I'm curious what rape apologists would think if a woman went out in a floor-length baggy long-sleeved dress and strappy sandals...and got raped by a foot fetishist who felt she was "flaunting" her sexy toes. Would the victim get scolded for not taking foot fetishists into account when she got dressed that morning (after all, apparently it's our job to predict everyone else's reaction to our clothes and dress accordingly...)? Or are we to believe this situation is different - that it's not her fault and she didn't "provoke" her rapist - because, come on, everyone knows that a woman's breasts/legs/hips/ass/stomach/neck are incendiary, but who expects anyone to be into feet?

  15. This is all true, and another point is that a lot of rape, especially the classic stranger rape and rape with power differentials such as father/daughter, care worker/patient, is not about sexual attraction at all, but about power and control, which makes anything based on how sexy someone was dressed even more illogical.

    Not to mention how this line of thinking is just as misandrist as it is misogynist, given that it means believing that men are uncontrolled id monsters with no morals or empathy. And if they were, it would be much more efficient to put them all in chastity belts.

  16. A guy I'm subscribed on Youtube had a video about the Slutwalk you mihgt be interested in Holly:

  17. I attended the Slutwalk here in Melbourne, Australia. I have numerous qualms with it, and its approach to the issues it addresses...but in the end, the issues and the fact I felt they were worthwhile won out and I decided to support it with both feet.
    I also decided, in the days leading up to it, to try explaining it, in age appropriate terms, and have some resulting discussions with my son, who was then almost six. It was pretty interesting. Talking about it in terms of sex was not going to mean much to him...talking in terms of choice and autonomy...well, that is where a kid really lives. They understand the value of being able to do what you want, as opposed to what you get told to do because you must. So that was the facet we discussed it in. And he asked if he could come too.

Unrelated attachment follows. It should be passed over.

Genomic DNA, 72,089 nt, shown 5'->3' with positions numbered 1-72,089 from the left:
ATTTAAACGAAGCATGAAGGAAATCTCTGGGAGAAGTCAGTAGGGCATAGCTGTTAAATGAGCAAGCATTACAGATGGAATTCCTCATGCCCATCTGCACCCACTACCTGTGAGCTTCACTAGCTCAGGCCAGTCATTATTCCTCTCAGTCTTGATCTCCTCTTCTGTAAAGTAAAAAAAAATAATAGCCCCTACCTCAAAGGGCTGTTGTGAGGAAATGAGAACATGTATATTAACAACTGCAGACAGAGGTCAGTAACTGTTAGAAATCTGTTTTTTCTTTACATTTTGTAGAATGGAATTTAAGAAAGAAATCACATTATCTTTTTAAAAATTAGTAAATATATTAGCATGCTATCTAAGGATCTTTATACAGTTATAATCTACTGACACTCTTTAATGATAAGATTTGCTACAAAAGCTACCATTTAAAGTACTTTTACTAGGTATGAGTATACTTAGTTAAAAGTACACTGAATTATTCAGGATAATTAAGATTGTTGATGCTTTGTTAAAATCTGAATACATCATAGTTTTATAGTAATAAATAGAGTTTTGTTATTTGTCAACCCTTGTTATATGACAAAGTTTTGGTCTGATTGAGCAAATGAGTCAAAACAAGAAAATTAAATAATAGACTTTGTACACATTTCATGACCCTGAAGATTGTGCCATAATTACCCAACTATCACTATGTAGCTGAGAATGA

I had a couple of misgivings, but because we had talked about it and he had volunteered based on his understanding, I figured it would not be a token drag-your-child-along-to-a-protest thing. So there we were.....
    About ten minutes in, My son discovered the self-propelled couch that someone was driving along as part fo the walk. He approached and charmed his way aboard, and was promptly spotted by a news-crew who saw this bright independent young kid and pounced, believing that they would get footage of a kid totally out of place amongst adult issues and signs that read "It is not okay to rape sluts either!"
    I walked along beside the electric couch and decided to see what would happen. I could always get him out of there if he got upset. I nodded permission and they asked Miles what he thought the day was about. His answer was kind of awesome. (This is paraphrased because he sort of rifted off topic and then restated a few times and spoke like a 6 year old does. he said that he thought it was about a really bad kind of bullying. Because it is not like someone can see the bully hit you or call you names. The bully just makes you afraid that he will call you names if you do not behave the way he thinks is good. But that was still bullying and it was still wrong. Especially if you were meant to be a grown up and should be able to do anything.

    This made me very proud, as it is still one of the best articulations of the underlying core of Slutwalk. You do not make someone live in fear, you do not infantalise them to "protect them" because it is easier than changing the attitudes that propagate and normalise damaging behaviour toward anyone that does not toe the moral line as you see it.

    It was a rather good day, and reinforced for me the importance of teaching my son through talking things through and seeding ideas instead of instructing from on-high.